Welcome to the age of adolescence

10th March 2000 at 00:00
Critic's choice The road ahead: longer novels

Growing up can leave young teenagers stranded, especially at that tentative stage when people haven't even started to say things like "My, you're quite the young lady now!" and "Bet the girls all look at you!" For 11 to 13-year-olds, experience offers few resources to deal with a wider world, yet the cocoon of childhood has almost been shredded away. Adults don't trouble to keep things from you, nor do they necessarily trouble to explain. Sometimes it can feel like the weight of approaching adulthood pressing down. Conversely, some at this age feel at the peak of their powers: a fully graduated child just about to enter the class of adolescence.

A Long Way From Chicago (Hodder pound;3.99) explores this borderline position with humour and warmth. Richard Peck slots his ever-optimistic world view into the lives of Joey and Mary Alice, city dwellers who visit their grandma in small-town Illinois for a week every summer.

The time is the early 1930s, with the Depression a stern fact of life and memories of early pioneers still fresh in the town's mind. Grandma is a redoubtable heroine who doesn't speak much, cans lots of produce, has a shotgun under her arm and cares for various dependants while despatching gossips and malefactors with fleas in their ears.

So far, so finger-lickin' good. But Peck infuses his Brer Rabbit-type fables with laughs and shrewd observation: I specially liked the way Mary Alice changes over the years from a Shirley Temple wannabe into a young lady who spends a week teaching a dumb hunk of a mechanic how to foxtrot, so that Grandma can pay out the stuck-up estate agent's wife.

Everyone needs a Grandma, or maybe an Auntie Bruiser would do. Philip Ridley's latest novel, Vinegar Street (Puffin pound;4.99), offers similar inspiration in quite a different style and setting. Whereas Peck writes in Steinbeck-esque punchy sentences, Philip Ridley has a ball with typography, graphics and the keyboard, scattering poetic phrases, neologisms, and mix-and-scratch names all over the shop. The baddy, who moves into Vinegar Street with an eye to colonising its scruffy anarchism into a conventional suburb, is called Mandy Nylon. The heroine, Poppy, has a mother called FudgeMa and an Auntie Bruiser. New arrival Rocky, son of Mandy Nylon, is caught in the middle. Whn even Auntie Bruiser is seduced by the powers of lace curtains, Poppy has to defend her mum. All she has is her music. Luckily, that turns out to be enough.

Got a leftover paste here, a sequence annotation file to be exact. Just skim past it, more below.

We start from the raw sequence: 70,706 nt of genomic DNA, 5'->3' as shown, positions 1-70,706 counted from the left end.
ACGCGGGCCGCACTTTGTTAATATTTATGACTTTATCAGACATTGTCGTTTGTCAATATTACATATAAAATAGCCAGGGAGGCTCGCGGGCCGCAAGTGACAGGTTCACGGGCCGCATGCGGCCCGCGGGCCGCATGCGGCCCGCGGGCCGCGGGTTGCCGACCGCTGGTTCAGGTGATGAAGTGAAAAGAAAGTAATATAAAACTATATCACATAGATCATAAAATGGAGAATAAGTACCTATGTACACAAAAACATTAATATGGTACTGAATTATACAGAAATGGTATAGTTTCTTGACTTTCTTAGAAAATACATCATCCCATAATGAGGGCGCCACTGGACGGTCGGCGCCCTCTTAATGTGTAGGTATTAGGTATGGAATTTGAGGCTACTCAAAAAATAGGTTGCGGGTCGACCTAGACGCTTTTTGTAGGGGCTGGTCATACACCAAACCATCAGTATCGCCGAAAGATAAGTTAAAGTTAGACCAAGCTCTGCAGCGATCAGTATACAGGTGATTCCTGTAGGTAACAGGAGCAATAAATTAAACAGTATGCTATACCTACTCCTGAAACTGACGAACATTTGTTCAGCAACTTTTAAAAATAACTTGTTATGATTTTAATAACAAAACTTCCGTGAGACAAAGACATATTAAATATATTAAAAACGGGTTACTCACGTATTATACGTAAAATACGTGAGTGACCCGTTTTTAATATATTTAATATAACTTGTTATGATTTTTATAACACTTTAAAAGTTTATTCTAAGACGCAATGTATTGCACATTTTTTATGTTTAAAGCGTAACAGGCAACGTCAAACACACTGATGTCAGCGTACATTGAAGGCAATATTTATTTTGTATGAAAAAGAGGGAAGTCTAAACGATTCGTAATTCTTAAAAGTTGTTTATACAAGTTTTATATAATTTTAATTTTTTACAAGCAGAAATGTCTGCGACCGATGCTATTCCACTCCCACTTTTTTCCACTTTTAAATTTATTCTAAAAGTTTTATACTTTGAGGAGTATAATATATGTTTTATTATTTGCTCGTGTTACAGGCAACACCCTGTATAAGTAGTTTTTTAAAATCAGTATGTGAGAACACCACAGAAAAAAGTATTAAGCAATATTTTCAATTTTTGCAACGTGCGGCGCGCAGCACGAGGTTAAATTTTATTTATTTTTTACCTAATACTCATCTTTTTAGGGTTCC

Philip Ridley takes a roundabout approach to explore the difficulty of being yourself when it is too early to say what your self is. Michael Harrison, in his sensitive novel It's My Life (Oxford pound;3.99), tackles this theme head-on. On one level, this is an improbable thriller centred on a kidnap, on the other a cold-eyed look at the effect of conflicting parental expectations - the book tracks a week in Michael's life, torn between his cold and pushy mother and his warm but weak father. In the end, he starts to forge his own identity, with difficulty.

Despite its melodramatic plot, It's My Life feels unheroic. Hodder's other new novel from Richard Peck, Strays Like Us (Hodder pound;4.99), is equally downbeat in tone and characterisation, though its subject matter - drug abuse, Aids, child cruelty, mistaken identity - is no less brutal.

Molly, 12, has been abandoned by her junkie mother; Will is 12 and another stray. How will they ever fit in at junior high? Luckily, they have each other. It's a painful ride but Peck again takes the reader through small-town life with tact and compassion.

Molly's Great Aunt Fay, another dauntless elderly female, is a standard-bearer for the eternal values that get you through: cooking a proper meal, looking after your friends, facing the music.

Another 12-year-old, Jessie in The Throttlepenny Murders (reprinted by Oxford, pound;3.99), is less lucky. Roger J Green successfully evokes a child's terror and confusion at facing the gallows in the middle of the 19th century. When her miserly employer is murdered, Jessie tries to save her boyfriend, John, from suspicion and is herself condemned to hang. John hunts down the supposed villain across several counties between stints as a canal labourer.

The flavour of the period, with its privations and thrills, is well conveyed. Jessie's life, its scrimping and saving, its work until 11 at night, with fruit an unheard-of luxury, ought to elicit a gasp or two of horror from some pupils. The plot is creaky but it does have the required flavour of a Victorian melodrama. And its moral - that it's no good relying on adults - should strike a chord with the 11- to 15-age group.

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